Canes that the fish are made from.

I had trouble with the canes exploding when I put them back in the flame. Luckily I have a Bead Cube kiln which sits right next to me on the bench so I put the cane back in the kiln in between each fish. I also put the fish in the kiln by attaching a punty whilst I made the headpin with a small blob (yes, that is a technical term!) of glass so that I could stick the fish onto it.



To create the base of the necklace I had some 5mm black rubber tube and had in my mind that I would use. Poke a hole in with a pin and then glue the wire in.


It was hard to get the holes in the right place and get the fish at the heights I wanted so I abandoned this idea and used the same method as I used on my two previous pieces 'Circle of Fire' and 'Snow Queen'. This involves wrapping the wire with florists tape - the same way as a headpiece or tiara would be constructed. This gives me more adjustment.


I experimented with using wrapping hand dyed recycled sari silk around the base to get the look of seaweed but I didn't like the look.


My husband suggested adding some seaweed - he doesn't always come up with the best ideas but I made some anyway just to see what it looked like, but I didn't end up using it.


Eventually after making many many fish, I had enough to finish the necklace. It fastens with a magnetic clasp.

I asked Steve Thearle to come round to my house and photograph the necklace, here is a shot of him taking one of the photos. He used some bathroom weighing scales for the dark base as he couldn't find his perspex - it worked! It amazed me that he could take such a fantastic photo with such a simple set-up.


Here are the photos of the finished piece which I name 'Shoal'


and me modelling it. Steve has got some magic softwear that luckily makes my neck look less wrinkled that it is lol!


The competition entries had to be in by the end of February, I worked on the piece off and on over the 3 months. Then it was an agonising wait until April - no showing the photos or the necklace (except to a few close friends and family) as it has to stay anonymous until the competition has taken place.

The entries were judged by the visiting glass artists who were teaching and demonstrating at Flame Off - the annual convention of glass beadmakers and flameworkers held at Uttoxeter Racecourse last weekend and also by the attendees.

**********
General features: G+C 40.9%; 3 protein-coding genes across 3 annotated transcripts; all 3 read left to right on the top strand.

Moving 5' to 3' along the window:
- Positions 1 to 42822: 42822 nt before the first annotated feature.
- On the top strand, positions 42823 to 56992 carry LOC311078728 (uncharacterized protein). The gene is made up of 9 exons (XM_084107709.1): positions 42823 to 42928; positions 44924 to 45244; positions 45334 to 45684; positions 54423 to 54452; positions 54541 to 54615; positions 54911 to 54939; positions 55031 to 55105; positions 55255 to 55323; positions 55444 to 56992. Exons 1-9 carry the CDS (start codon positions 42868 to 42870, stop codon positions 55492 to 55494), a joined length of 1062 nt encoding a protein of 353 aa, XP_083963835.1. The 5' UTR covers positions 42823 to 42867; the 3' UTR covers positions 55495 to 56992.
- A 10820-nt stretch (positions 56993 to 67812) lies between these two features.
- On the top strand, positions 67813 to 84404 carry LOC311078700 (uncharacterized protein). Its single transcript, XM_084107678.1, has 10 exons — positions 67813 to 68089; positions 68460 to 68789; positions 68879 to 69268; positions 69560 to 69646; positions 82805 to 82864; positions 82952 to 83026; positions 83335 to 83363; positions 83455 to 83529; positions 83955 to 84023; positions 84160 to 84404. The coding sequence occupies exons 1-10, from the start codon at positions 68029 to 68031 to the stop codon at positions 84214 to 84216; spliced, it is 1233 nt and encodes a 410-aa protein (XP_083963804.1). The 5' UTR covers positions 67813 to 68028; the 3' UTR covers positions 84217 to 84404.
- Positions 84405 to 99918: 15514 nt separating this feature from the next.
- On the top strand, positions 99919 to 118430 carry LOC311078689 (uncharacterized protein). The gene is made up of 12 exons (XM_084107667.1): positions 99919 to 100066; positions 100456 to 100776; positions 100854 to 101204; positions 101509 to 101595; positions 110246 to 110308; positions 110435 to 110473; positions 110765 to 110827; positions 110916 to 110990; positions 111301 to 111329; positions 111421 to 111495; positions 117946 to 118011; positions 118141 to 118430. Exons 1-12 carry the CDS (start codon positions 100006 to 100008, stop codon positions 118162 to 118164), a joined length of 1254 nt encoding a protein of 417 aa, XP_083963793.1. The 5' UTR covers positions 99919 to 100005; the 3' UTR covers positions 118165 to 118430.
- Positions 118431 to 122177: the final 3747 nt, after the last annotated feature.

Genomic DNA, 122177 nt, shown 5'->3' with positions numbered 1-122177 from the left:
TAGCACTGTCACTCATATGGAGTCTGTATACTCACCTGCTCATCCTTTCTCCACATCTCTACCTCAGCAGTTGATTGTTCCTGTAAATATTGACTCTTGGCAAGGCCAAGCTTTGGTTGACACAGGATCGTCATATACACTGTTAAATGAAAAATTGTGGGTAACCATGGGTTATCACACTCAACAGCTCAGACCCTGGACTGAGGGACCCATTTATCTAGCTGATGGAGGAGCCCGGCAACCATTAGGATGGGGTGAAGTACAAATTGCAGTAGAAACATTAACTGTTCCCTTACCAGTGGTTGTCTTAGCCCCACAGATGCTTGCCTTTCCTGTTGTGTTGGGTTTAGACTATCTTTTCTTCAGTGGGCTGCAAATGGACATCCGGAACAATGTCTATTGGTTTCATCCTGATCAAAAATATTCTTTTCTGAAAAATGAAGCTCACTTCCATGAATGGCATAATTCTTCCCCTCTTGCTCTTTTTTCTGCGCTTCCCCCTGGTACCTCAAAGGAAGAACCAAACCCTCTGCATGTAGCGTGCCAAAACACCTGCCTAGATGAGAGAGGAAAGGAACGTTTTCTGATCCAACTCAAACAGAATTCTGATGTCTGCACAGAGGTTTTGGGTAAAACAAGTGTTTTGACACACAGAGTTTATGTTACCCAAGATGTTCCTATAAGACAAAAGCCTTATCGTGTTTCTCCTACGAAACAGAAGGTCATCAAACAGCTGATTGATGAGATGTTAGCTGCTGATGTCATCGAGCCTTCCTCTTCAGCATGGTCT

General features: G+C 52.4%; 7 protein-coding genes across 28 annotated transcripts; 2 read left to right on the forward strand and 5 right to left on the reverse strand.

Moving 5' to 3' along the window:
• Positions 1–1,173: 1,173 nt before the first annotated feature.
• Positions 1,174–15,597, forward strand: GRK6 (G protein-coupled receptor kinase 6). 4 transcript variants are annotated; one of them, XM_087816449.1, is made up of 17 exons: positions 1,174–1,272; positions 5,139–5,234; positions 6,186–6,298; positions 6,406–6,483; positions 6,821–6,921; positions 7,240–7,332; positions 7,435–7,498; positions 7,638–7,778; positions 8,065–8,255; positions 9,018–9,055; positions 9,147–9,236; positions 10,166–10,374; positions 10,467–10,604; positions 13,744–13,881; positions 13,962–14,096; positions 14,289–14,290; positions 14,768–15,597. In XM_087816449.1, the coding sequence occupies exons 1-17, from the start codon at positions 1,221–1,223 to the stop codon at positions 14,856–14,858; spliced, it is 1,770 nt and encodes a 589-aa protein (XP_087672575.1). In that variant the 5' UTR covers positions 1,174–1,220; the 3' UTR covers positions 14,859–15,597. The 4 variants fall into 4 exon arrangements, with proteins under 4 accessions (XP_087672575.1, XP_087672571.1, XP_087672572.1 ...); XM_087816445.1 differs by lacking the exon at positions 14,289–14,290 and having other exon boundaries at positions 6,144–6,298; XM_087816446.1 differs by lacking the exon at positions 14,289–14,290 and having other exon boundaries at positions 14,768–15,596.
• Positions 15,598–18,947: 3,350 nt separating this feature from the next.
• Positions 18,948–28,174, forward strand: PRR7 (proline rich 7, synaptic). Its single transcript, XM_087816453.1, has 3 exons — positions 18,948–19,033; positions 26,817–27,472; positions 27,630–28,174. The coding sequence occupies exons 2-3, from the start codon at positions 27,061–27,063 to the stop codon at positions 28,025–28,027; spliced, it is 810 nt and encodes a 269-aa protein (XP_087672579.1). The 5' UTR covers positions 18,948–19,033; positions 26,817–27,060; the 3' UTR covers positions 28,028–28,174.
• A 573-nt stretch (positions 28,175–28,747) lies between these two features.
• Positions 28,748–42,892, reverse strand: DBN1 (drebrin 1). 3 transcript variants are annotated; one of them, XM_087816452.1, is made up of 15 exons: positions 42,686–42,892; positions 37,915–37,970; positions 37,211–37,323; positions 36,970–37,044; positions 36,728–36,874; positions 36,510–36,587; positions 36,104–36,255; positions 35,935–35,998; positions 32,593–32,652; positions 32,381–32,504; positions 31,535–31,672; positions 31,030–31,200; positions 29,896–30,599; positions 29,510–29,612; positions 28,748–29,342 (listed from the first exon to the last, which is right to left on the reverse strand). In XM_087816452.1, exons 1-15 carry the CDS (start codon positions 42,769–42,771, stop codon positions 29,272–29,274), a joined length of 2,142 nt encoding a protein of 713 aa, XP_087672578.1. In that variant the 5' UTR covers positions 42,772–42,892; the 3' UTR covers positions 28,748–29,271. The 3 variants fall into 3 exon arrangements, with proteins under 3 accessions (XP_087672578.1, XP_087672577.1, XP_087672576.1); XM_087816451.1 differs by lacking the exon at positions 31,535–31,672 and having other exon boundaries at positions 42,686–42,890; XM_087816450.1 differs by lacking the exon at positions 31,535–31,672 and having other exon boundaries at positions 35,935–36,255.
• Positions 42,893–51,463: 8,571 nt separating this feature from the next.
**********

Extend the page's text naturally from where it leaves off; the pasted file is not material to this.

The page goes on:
I am proud to say that my necklace won the Jewellery Category and was voted people's choice.


This is my 3rd year of entering and winning the jewellery category of the GBUK competition.

These are my two previous winning entries

Circle of Fire

Lillies Adorned

Now you can appreciate all the hard work that has gone into making this competition piece.

I hope you like it and thanks for taking the time to read my blog post. Please take the time to comment if just to say that you popped by.

Thanks

Linda x

8 comments:

  1. Brilliant, Linda - lovely to read of the stages you went through. The final piece is just gorgeous! So you made the fish off mandrel and then put them on wires afterwards? After they came out of the kiln?

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    1. Sort of. The fish were made off mandrel, then placed in the kiln (using a punty) temporarily whilst I added the blob of glass to the piece of wire and then taken out of the kiln, attached onto the blob of glass and then placed back in the kiln to anneal. Hope that helps x

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  2. I would love to have these fish hanging on my bathroom wall!
    Very beautiful pieces!!!!!

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  3. Had to read your post about the winning entry Shoal on your Facebook, it is a stunning necklace and congratulations, I really enjoyed reading how it all came about.
    Jackie

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  4. I admire the idea and the persistance you followed the way to the stunning piece! happily I saw it in real - great!